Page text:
5 Logo Mistakes That Are Secretly Killing your Brand

April 1, 2024

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Logo mistakes. They’re unavoidable…right?

Wrong.

Since pivoting to work with the 9-5 girlies who want to have their cake and eat it, too, these days, a lot of the women that I have discovery calls with are coming to me with branding that they’ve gotten from online platforms like Fiverr, Upwork and 99designs (and even Facebook Marketplace…who knew!?).

And while I’m not here to knock anyone’s budget (this is a judgment- and shame-free space), we do need to talk about some of the logo blunders that I’ve seen popping into my mailbox as of late.

Why?

Because not only is it my sworn duty as a brand designer to elevate your side hustle, but also because I refuse to believe that budget-friendly design has to equal bad design.

So, in no particular order (except for #1 of course), here are some common logo mistakes to avoid at all costs:

Logo Mistake #1: Design that lacks strategy

Your logo is a visual expression of your brand strategy, and when done right, it should communicate who you are, what you have to offer and what sets you apart. So, unsurprisingly, a logo without a strategy is likely to miss the mark in this area. But not only will a strategy-lacking logo fail to convey these things, but it’s also likely lead to mixed messaging, poor brand recognition and a need for constant revisions (which costs time and money). As I talked about in my last blog post, before you hit the ground running in your side hustle (that includes investing in a designer), it’s important to take a beat and think about your strategy.

Logo Mistake #2: No originality

A good logo is memorable and easily recognizable.

One of the fastest ways to lose brand recognition is to have little-to-no originality in your branding. While it isn’t always possible, your logo should avoid icons and illustrations that are generic, unoriginal and played out. For example, if you’re a yoga instructor, rather than incorporating a lotus flower into your logo, consider a custom and abstract icon that represents your brand values. (I did this in a past project and it was a total hit with the client!)

Rosie Moore accountability coach

The logo design for Rosie Moore was intentionally designed as a visual expression of the brand’s strategy. Check out the case study here.

 

Logo Mistake #3: Overly complicated design

Building on the second logo mistake, as much as you want your logo to have some originality, you don’t want it to be overly complicated. Think about some of the world’s biggest brands, like Apple, Nike, Amazon and Google. What do their logos have in common? Simplicity. Overly complex logos can be hard to read and replicate, which can lead to inconsistency in your overall marketing. Be sure to avoid designs with too many fonts, overly done effects like drop shadows and gradients, and competing colours.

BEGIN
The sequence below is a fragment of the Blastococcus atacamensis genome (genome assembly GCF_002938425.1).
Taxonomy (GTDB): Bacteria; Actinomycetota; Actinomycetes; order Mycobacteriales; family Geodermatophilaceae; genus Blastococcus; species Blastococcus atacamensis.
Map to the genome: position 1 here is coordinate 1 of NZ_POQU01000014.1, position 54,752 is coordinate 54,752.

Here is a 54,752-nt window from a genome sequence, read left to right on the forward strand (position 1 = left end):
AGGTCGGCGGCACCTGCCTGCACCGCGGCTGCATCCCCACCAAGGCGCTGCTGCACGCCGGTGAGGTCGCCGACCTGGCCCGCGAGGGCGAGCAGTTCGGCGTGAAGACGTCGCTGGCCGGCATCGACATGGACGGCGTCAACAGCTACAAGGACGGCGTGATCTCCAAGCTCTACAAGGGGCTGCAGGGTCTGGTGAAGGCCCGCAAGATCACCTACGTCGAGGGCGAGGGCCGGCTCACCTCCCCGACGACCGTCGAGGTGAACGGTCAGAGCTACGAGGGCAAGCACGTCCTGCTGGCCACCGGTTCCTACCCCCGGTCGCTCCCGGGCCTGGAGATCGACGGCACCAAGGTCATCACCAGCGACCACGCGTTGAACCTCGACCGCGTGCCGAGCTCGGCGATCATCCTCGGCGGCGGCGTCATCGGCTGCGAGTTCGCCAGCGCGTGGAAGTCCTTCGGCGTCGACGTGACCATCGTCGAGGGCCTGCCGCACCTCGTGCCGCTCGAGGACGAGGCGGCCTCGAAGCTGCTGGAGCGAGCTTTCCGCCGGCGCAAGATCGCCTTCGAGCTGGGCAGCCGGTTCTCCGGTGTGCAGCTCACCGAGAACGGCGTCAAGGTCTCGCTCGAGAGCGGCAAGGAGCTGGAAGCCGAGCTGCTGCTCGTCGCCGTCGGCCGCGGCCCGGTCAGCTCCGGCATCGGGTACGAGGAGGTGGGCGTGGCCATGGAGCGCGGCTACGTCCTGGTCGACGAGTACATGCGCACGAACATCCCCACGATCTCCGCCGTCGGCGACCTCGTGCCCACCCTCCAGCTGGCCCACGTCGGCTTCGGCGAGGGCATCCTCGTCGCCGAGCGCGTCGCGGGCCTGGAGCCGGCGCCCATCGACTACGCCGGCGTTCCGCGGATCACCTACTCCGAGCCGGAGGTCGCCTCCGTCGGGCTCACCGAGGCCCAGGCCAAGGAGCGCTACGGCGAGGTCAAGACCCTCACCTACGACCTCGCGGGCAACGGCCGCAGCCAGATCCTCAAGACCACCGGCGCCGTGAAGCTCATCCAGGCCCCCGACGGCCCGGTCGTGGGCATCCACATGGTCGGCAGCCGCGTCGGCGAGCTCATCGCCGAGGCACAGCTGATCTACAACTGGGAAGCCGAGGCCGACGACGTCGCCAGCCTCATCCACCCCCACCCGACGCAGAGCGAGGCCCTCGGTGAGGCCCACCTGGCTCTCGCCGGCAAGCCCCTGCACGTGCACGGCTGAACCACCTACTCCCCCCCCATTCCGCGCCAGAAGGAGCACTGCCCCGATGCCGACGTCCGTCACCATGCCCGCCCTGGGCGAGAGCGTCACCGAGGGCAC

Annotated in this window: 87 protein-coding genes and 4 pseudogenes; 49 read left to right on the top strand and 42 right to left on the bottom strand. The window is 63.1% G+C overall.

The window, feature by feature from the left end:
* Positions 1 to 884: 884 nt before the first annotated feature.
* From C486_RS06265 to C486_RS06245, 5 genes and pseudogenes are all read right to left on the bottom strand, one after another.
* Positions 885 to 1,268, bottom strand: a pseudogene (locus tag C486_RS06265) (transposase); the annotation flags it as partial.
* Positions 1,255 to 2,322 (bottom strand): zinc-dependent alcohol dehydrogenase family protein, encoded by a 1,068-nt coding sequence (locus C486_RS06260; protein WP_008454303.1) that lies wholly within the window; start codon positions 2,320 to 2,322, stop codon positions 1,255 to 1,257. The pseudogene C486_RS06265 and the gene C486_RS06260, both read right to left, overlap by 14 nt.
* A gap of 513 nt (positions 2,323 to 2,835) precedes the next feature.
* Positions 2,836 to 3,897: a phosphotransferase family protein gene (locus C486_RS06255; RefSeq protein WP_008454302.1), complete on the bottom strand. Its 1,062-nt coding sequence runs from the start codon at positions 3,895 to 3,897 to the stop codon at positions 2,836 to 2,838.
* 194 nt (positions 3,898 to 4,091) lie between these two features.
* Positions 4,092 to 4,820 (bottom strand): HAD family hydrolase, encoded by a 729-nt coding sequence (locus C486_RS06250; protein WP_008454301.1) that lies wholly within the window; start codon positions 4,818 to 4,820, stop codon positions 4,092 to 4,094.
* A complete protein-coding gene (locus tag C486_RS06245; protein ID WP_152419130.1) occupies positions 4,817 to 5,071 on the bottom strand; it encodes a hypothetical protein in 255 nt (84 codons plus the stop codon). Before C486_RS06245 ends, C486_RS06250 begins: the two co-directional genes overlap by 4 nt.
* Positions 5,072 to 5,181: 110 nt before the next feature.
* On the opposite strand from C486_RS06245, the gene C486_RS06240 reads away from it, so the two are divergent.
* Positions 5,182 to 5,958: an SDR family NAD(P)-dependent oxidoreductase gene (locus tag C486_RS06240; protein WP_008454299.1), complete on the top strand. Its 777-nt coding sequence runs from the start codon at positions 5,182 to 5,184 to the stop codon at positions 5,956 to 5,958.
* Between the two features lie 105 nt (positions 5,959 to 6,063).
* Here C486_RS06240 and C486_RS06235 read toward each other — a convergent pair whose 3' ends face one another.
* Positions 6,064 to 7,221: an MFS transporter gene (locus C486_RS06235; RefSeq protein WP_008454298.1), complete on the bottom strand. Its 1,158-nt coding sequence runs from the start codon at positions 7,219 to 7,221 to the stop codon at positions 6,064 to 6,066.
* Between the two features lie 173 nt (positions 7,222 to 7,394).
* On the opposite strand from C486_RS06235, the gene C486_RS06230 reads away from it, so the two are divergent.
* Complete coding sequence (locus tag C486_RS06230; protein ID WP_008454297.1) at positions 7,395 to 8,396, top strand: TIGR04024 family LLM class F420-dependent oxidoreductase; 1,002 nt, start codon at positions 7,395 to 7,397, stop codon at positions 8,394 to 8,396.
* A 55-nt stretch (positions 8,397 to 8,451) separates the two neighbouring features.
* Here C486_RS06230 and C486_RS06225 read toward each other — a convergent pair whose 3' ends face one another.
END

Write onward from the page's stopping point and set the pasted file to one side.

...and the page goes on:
Remember: When it comes to logo design, less is more – and best.

Logo Mistake #4: Lack of versatility

Your logo should come in at least three variations (a primary logo, secondary logo and brand mark), so that it can be used in different mediums while still maintaining consistency. For example, your primary logo, which is usually the largest, is ideal for a business card, whereas your secondary logo or brand mark, which are both smaller, would be perfect for your social templates. Sizing aside, your logos should also have versions in all black and all white for legibility and accessibility purposes.

This blog post does a great job of breaking down the importance of a versatile branding suite.

Logo Mistake #5: Disproportions

Good design respects proportions – spacing, weight and the size of elements in relation to one another. A lot of logos have to include the business’ name, an icon, illustration or tagline, which can be a lot to cram into a single logo (hence logo mistake #4). To make sure the logo is easy to read, everything needs to be balanced. A great way to create this balance is to make the most important parts of your logo, like your business’ name, bigger, and less important parts, smaller.

 

So, there you have it! What do you think? I’d love to hear your biggest takeaways from this email — drop your thoughts in the comment section below.

And of course, if you’re ready to ditch the Fiverr life and give your side hustle the main-gig treatment, so am I. Fill out my contact form here, and let’s get started!

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I'M ADRIENNE, CORPORATE GIRLY BY DAY AND BRAND DESIGNER BY NIGHT.

I help passionate and multi-faceted 9-5 women scale their side hustles into profitable side businesses with strategic and elevated branding that screams "main gig" energy. 

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